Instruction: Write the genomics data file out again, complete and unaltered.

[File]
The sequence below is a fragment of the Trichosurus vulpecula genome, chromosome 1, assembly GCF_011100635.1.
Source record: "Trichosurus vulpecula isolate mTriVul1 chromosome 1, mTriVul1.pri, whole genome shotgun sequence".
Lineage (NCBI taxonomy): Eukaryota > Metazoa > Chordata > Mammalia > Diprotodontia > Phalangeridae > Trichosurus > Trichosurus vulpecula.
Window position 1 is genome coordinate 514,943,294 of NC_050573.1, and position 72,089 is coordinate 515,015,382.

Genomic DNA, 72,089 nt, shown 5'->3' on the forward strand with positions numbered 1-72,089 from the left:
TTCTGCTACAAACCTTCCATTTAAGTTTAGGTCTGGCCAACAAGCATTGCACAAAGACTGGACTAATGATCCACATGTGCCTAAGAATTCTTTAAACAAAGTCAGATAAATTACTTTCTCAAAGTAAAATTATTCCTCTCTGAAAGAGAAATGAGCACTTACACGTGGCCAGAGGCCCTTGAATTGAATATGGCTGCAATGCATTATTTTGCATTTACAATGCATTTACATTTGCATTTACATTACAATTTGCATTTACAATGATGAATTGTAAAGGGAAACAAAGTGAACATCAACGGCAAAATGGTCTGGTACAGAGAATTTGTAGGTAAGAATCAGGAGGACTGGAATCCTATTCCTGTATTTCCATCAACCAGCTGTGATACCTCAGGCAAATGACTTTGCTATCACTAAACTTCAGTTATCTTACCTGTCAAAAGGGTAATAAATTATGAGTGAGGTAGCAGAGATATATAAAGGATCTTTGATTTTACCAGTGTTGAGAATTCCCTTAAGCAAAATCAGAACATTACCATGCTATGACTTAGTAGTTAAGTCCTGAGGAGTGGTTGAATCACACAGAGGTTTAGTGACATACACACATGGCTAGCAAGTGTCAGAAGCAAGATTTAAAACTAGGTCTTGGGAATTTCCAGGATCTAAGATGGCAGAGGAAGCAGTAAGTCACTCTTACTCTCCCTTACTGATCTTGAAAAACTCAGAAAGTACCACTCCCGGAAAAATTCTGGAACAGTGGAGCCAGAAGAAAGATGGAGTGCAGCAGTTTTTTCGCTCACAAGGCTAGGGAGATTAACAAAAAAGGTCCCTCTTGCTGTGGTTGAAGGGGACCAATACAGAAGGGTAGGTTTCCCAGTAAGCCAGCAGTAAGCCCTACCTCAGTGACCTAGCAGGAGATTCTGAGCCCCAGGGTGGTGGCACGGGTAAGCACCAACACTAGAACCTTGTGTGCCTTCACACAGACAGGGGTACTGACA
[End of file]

The sequence below is a fragment of the Trichosurus vulpecula genome, chromosome 1, assembly GCF_011100635.1.
Source record: "Trichosurus vulpecula isolate mTriVul1 chromosome 1, mTriVul1.pri, whole genome shotgun sequence".
Lineage (NCBI taxonomy): Eukaryota > Metazoa > Chordata > Mammalia > Diprotodontia > Phalangeridae > Trichosurus > Trichosurus vulpecula.
Window position 1 is genome coordinate 514,943,294 of NC_050573.1, and position 72,089 is coordinate 515,015,382.

Genomic DNA, 72,089 nt, shown 5'->3' on the forward strand with positions numbered 1-72,089 from the left:
TTCTGCTACAAACCTTCCATTTAAGTTTAGGTCTGGCCAACAAGCATTGCACAAAGACTGGACTAATGATCCACATGTGCCTAAGAATTCTTTAAACAAAGTCAGATAAATTACTTTCTCAAAGTAAAATTATTCCTCTCTGAAAGAGAAATGAGCACTTACACGTGGCCAGAGGCCCTTGAATTGAATATGGCTGCAATGCATTATTTTGCATTTACAATGCATTTACATTTGCATTTACATTACAATTTGCATTTACAATGATGAATTGTAAAGGGAAACAAAGTGAACATCAACGGCAAAATGGTCTGGTACAGAGAATTTGTAGGTAAGAATCAGGAGGACTGGAATCCTATTCCTGTATTTCCATCAACCAGCTGTGATACCTCAGGCAAATGACTTTGCTATCACTAAACTTCAGTTATCTTACCTGTCAAAAGGGTAATAAATTATGAGTGAGGTAGCAGAGATATATAAAGGATCTTTGATTTTACCAGTGTTGAGAATTCCCTTAAGCAAAATCAGAACATTACCATGCTATGACTTAGTAGTTAAGTCCTGAGGAGTGGTTGAATCACACAGAGGTTTAGTGACATACACACATGGCTAGCAAGTGTCAGAAGCAAGATTTAAAACTAGGTCTTGGGAATTTCCAGGATCTAAGATGGCAGAGGAAGCAGTAAGTCACTCTTACTCTCCCTTACTGATCTTGAAAAACTCAGAAAGTACCACTCCCGGAAAAATTCTGGAACAGTGGAGCCAGAAGAAAGATGGAGTGCAGCAGTTTTTTCGCTCACAAGGCTAGGGAGATTAACAAAAAAGGTCCCTCTTGCTGTGGTTGAAGGGGACCAATACAGAAGGGTAGGTTTCCCAGTAAGCCAGCAGTAAGCCCTACCTCAGTGACCTAGCAGGAGATTCTGAGCCCCAGGGTGGTGGCACGGGTAAGCACCAACACTAGAACCTTGTGTGCCTTCACACAGACAGGGGTACTGACA